Family play therapy is as unique as your family

People seeking family play therapy often wonder if the family play therapist has ever worked with “families like ours.” This is a good question for anyone seeking family play therapy to ask a potential therapist! If the answer is, “No,” it doesn’t mean it’s the wrong family play therapist for you. After all, in my experience, every family is unique.

The easier question, to me, is “What does family play therapy sound like?” Usually … loud. Whether the family includes small children, teenagers, adult sibling sets, or a mix of partners, everyone wants to have his or her say. That makes sense.

  • We all want to be validated
  • We all long to be seen and heard
  • We all desire to know we matter

… especially to the people we love.

We don’t outgrow our need for validation. It is not a sign of weakness, it is a mark of our strength. Lack of validation is where families get in trouble. It is really easy to assume that our experience is the only correct experience. The reality is we all live in our own little worlds and perceive reality differently. We need our experiences validated.

Why Integrate Play Therapy and Family Therapy?

By integrating family therapy and play therapy, more family members have the opportunity to express themselves! Young children don’t always have the words to participate in verbal discussions, but they can speak with the toys they choose. In fact, in the case of trauma, even older children and adults might find it easier to express themselves through toys and play than to express themselves with words. So much of trauma is simply unspeakable.

Is It Normal to Have Conflict in Families?

Yes! As mentioned above, we each inhabit our own world. We may live and eat together, but our experiences are uniquely ours. Because they feel so true to us, we can get trapped into thinking they are the only truth (and the others are wrong).

Family members clash when they:

  • Assume their experience is the only truth
  • Deny others a different experience
  • Doubt their own experience matters
  • Impose their experience onto others
  • Aren’t allowed to share their experience
  • Don’t express themselves

And the list goes on because there are many ways not to validate our own or another person’s experience.

What does family play therapy look like?

It looks like a specially trained therapist guiding a group of people who consider each other family–by blood or bond–through the process of exploring, discovering, listening to, and validating one another’s experience. They use toys and art in many ways to facilitate that process. Eventually, as people tune into their emotions, the sessions get centered and quieter. The family members feel their feelings, share them, and get the sense that others are impacted by what they have to say. As they hear each other, solutions emerge and change occurs.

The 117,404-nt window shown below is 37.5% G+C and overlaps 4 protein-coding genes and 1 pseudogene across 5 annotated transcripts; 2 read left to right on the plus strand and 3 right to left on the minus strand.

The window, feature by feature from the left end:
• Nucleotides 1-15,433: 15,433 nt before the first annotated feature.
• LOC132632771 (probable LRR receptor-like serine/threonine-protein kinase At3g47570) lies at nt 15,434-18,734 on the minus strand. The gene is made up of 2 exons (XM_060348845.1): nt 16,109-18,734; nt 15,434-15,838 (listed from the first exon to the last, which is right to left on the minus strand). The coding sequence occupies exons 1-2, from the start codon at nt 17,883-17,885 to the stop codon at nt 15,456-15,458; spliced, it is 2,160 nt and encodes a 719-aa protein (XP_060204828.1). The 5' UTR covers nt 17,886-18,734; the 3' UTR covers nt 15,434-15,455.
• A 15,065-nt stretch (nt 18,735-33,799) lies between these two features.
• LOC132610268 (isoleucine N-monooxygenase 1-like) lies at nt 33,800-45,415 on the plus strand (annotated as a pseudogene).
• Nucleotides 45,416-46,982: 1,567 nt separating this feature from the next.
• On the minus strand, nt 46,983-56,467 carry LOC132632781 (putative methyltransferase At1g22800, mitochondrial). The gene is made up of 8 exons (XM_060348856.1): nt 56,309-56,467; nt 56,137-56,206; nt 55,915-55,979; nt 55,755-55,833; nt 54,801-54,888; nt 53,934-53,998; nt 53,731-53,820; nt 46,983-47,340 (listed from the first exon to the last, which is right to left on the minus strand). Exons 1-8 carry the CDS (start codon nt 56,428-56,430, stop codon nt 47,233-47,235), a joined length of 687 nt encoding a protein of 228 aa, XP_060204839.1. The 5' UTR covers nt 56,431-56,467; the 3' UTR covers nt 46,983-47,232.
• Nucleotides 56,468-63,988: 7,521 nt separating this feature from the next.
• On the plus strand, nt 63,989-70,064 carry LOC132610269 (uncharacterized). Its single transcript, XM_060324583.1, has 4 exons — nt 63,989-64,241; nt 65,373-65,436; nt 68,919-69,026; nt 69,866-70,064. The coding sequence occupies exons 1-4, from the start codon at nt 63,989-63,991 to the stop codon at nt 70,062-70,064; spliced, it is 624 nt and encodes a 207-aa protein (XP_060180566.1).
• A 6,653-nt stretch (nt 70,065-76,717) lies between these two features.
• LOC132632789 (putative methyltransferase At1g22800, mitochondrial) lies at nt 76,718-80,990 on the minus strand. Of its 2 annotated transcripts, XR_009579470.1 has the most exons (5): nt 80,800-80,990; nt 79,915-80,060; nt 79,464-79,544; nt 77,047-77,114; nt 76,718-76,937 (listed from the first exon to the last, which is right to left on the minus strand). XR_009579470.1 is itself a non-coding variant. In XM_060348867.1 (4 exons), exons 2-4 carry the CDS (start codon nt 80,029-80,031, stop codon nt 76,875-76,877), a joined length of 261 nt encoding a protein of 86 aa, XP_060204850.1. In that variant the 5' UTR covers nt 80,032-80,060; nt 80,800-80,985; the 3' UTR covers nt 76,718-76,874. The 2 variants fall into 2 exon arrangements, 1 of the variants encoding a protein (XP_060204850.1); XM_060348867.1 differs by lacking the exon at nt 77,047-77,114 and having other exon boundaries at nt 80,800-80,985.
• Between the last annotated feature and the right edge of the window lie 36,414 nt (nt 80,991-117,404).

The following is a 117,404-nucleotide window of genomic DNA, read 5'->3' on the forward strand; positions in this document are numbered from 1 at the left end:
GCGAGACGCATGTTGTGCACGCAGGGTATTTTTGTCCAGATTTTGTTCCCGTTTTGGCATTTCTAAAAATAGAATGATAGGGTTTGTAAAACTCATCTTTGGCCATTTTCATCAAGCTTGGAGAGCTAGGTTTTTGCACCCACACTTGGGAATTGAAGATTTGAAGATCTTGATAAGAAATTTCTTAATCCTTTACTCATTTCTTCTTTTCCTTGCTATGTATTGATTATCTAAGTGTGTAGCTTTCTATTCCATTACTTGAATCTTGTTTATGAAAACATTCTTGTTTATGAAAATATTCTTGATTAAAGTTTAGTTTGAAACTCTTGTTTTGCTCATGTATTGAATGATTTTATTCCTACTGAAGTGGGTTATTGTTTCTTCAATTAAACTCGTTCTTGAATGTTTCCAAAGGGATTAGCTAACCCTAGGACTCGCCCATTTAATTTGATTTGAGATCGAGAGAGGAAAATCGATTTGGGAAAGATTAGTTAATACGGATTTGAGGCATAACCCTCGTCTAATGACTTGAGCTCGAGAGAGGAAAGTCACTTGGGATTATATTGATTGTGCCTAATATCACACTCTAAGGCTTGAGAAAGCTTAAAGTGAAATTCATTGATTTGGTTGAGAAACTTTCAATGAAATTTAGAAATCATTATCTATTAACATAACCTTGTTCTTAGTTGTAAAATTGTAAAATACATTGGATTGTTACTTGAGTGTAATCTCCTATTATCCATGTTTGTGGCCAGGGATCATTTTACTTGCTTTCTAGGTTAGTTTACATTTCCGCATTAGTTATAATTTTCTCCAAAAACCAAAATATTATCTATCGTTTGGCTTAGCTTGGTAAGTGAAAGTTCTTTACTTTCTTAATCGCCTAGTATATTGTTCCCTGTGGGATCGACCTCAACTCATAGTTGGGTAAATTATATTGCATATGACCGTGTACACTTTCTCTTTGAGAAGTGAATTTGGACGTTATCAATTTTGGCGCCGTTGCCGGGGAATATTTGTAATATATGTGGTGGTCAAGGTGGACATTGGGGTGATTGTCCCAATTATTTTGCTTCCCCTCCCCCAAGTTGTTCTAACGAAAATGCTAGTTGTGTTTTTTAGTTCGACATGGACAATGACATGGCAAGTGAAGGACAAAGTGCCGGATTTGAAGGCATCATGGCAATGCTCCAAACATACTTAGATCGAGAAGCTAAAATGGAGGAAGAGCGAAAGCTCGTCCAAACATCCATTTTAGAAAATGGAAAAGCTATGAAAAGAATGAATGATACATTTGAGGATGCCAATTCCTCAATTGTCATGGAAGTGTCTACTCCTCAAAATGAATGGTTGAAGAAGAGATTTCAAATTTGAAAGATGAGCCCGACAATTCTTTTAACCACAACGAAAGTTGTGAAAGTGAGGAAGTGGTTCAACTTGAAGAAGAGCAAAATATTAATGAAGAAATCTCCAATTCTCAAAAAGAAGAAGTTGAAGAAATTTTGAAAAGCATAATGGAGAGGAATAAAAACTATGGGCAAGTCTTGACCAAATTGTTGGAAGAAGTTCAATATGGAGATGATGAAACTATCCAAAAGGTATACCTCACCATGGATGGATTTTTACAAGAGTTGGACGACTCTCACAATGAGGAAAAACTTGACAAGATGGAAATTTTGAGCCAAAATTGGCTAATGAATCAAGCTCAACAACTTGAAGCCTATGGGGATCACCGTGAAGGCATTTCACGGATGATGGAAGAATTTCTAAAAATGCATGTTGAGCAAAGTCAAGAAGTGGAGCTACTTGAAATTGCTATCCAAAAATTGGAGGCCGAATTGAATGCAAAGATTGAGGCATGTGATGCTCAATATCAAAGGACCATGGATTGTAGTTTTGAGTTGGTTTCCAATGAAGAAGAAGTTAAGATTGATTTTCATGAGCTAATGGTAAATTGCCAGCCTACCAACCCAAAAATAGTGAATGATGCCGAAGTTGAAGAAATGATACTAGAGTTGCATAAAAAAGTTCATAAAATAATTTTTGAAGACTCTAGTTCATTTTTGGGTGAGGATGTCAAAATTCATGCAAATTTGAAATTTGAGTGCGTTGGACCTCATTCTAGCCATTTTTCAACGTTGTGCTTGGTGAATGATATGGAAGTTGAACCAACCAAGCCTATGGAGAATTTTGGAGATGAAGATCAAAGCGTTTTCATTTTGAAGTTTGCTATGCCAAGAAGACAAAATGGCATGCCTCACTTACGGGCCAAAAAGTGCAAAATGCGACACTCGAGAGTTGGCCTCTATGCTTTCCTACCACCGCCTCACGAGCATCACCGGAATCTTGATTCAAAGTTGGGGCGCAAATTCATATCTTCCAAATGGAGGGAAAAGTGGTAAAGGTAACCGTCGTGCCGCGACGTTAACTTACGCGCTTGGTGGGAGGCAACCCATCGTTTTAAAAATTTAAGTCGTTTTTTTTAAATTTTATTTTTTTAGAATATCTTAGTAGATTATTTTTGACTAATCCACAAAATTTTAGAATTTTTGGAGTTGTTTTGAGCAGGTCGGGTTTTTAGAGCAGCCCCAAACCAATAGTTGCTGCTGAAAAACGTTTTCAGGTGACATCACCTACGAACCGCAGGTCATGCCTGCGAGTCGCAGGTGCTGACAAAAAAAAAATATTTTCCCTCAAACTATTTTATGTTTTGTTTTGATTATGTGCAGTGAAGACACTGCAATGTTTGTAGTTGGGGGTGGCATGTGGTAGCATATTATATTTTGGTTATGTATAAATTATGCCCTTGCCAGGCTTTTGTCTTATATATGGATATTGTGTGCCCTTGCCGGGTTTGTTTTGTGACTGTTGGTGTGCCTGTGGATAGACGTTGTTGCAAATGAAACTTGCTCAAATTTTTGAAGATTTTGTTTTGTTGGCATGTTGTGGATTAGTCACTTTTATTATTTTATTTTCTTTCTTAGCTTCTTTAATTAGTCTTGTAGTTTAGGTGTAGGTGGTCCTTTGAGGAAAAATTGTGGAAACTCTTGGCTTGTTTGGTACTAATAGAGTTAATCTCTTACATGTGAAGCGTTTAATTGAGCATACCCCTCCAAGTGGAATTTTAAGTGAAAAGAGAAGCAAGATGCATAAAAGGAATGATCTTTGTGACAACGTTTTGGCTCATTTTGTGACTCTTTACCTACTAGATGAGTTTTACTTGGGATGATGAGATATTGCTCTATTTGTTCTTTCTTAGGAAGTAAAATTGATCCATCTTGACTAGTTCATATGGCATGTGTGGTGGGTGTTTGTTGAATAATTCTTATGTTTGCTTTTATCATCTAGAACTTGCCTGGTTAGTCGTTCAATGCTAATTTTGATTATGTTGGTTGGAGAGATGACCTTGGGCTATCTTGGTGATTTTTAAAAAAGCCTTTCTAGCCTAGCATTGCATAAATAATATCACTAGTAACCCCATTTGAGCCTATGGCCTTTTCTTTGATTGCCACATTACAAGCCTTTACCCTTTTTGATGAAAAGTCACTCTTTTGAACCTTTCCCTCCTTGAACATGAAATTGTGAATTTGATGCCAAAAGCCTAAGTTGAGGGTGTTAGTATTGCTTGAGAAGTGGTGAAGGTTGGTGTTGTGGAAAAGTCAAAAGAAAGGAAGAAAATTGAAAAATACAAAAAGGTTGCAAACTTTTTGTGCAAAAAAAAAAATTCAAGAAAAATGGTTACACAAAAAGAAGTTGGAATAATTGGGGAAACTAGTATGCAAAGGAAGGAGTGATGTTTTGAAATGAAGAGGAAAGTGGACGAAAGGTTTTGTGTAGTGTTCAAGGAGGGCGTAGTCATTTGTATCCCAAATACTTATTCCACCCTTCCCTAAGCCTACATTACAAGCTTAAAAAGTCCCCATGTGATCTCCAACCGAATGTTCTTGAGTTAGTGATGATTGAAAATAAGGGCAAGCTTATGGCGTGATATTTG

These quieter times are the ones we’ve been avoiding. They are the times we express our more vulnerable feelings. Turning inward and revealing ourselves is harder than pointing fingers. Yet, it is the work of relationships–especially love and family relationships. It is how we grow.

What does family play therapy feel like?

I find this work to be filled with a full range of emotions, especially the more vulnerable ones like sadness and fear.  I feel them too. There are times, however, when people are finally hearing and seeing each other–showing that they matter to each other–that the hair on my arms stands up. That’s when the therapy feels sacred.

Feeling like we don’t matter to the people that matter most, is terrifyingly painful. It triggers a fight-or-flight response in us. We feel like our survival is up for grabs. If we can learn to relate warmly to the people who have hurt us the most, surely we can relate to everyone else. That’s why, to me, successful family play therapy is an image of hope.

Pin It on Pinterest